New York, United States

Wythe Hotel

Rates per night from$183.05

Price information

If you haven’t entered any dates, the rate shown is provided directly by the hotel and represents the cheapest double room (including tax) available in the next 60 days.

Prices have been converted from the hotel’s local currency (USD183.05), via openexchangerates.org, using today’s exchange rate.

Style

Industrial icon

Setting

Williamsburg waterfront

Wythe Hotel is a Williamsburg wonder – a historic barrel factory stripped back to its bare bricks and cast-iron columns, with bedroom-lofts looking out on a panorama of Manhattan. The laidback locals will join you for rooftop cocktails at the Art Deco bar and wood-fired brunch at Reynard – and then you can join them at craft breweries, vintage markets, and warehouse parties in New York’s hippest ‘hood. Reclaimed timbers and poured-concrete floors give the rooms a rustic-industrial feel, and box-fresh wallpaper by Flavor Paper riffs off Brooklyn’s landmark ‘Swampy’ water tower.

Smith Extra

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A Wythe canvas tote with a surprise gift inside

Facilities

Photos Wythe Hotel facilities

Need to know

Rooms

70, including four suites.

Check–Out

11am. Earliest check-in, 3pm.

Rates

Double rooms from $183.05, excluding tax at 14.75 per cent.

More details

Rates don’t include breakfast; you can order pastries (around $5) and à la carte eggs (around $15) from Reynard, the all-day restaurant.

Also

When the factory was built as a cooperage in 1901, Williamsburg was a global hub for sugar production – you can still see the iconic Domino Sugar Refinery along the river. In later, pre-hotel years, the Wythe was a textile warehouse.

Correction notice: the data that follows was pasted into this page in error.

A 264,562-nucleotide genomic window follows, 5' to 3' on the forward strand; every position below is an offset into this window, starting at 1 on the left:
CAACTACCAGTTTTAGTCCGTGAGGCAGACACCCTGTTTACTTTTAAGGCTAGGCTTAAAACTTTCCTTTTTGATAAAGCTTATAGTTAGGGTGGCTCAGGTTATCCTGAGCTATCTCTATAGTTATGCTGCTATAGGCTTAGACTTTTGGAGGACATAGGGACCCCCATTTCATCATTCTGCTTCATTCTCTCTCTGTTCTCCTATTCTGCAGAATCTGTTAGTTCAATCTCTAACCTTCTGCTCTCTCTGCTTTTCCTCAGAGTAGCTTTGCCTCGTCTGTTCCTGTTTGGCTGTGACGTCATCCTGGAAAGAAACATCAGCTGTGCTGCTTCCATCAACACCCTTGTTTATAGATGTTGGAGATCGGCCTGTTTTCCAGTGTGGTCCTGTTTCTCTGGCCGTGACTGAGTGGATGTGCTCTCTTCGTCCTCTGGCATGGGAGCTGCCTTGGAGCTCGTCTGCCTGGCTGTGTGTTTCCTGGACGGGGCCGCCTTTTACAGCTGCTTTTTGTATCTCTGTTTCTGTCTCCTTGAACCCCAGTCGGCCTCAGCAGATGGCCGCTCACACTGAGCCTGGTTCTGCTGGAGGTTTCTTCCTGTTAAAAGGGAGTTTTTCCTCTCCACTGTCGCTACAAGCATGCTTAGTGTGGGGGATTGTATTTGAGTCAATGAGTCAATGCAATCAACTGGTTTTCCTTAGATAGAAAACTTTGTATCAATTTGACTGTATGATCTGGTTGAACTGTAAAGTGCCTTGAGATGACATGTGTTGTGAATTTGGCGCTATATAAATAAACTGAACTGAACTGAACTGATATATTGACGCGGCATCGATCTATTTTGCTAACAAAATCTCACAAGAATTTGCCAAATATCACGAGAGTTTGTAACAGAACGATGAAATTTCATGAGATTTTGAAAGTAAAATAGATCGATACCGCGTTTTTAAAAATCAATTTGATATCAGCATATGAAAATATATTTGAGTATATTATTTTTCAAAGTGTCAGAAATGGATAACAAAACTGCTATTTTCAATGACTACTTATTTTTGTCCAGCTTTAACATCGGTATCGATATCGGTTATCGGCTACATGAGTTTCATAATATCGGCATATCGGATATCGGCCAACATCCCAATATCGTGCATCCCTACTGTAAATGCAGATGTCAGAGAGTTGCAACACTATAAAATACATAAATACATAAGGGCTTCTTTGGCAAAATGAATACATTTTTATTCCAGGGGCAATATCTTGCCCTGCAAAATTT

At the hotel

Free WiFi. In rooms: TV, iPod dock, Revo Heritage digital radios, underfloor heating, Goldie’s bath products.

Our favourite rooms

The Manhattan View King Room has everything it promises – a jumbo bed and restored factory windows looking out on a view you’ll never get bored of. Go all out on the South 8th Loft, which has a bath tub and a private rooftop terrace.

Packing tips

With a decent set of binoculars, you can practically see who’s hurrying into work at the Empire State Building.

Also

All guests have free access to Brooklyn Athletic Club, which is a five-minute walk away.

Pet‐friendly

Bring your four-legged friend for $50 a night; dog bowls provided. See more pet-friendly hotels in New York.

Children

All ages welcome; connecting rooms are available for families.

Food and Drink

Photos Wythe Hotel food and drink

Top Table

Pick one by the windows so you can watch the Williamsburgers go by.

Dress Code

Hipster haute couture

Hotel restaurant